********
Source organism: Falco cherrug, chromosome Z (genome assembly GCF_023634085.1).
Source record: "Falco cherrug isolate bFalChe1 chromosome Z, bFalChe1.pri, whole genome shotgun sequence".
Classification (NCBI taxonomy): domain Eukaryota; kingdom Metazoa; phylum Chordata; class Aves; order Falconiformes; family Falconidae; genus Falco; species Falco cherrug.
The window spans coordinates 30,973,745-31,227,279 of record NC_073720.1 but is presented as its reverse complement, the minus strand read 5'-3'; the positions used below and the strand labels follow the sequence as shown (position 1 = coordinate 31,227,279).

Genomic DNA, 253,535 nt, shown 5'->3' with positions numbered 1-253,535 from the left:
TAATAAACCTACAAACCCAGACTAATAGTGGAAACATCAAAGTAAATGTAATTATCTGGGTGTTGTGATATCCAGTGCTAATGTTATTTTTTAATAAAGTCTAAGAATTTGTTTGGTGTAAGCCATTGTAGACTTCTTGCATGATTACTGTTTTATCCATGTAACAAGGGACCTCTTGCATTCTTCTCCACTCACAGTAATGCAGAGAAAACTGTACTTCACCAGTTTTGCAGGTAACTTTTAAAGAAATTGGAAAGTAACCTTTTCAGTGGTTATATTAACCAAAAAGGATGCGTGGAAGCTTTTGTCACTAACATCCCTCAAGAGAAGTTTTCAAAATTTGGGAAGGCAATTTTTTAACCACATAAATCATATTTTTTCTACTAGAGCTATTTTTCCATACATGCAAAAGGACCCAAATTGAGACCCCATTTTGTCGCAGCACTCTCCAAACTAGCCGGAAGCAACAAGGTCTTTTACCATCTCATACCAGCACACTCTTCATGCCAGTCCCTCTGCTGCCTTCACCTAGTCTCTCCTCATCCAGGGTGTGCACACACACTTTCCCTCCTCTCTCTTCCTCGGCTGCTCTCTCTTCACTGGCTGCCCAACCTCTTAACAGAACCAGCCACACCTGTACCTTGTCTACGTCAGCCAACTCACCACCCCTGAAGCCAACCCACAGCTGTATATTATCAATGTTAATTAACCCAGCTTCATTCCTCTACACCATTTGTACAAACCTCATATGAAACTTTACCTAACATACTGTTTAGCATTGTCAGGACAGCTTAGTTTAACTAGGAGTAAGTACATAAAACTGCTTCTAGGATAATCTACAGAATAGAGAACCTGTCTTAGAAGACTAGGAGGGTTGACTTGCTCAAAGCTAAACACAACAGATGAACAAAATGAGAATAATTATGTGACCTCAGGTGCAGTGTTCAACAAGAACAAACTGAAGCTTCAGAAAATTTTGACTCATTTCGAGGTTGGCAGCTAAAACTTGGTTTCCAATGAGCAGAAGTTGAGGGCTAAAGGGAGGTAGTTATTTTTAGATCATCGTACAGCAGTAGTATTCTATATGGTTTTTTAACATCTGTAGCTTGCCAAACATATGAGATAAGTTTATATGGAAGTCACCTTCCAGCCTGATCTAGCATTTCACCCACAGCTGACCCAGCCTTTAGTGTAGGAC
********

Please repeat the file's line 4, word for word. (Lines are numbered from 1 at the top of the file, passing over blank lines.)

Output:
The window spans coordinates 30,973,745-31,227,279 of record NC_073720.1 but is presented as its reverse complement, the minus strand read 5'-3'; the positions used below and the strand labels follow the sequence as shown (position 1 = coordinate 31,227,279).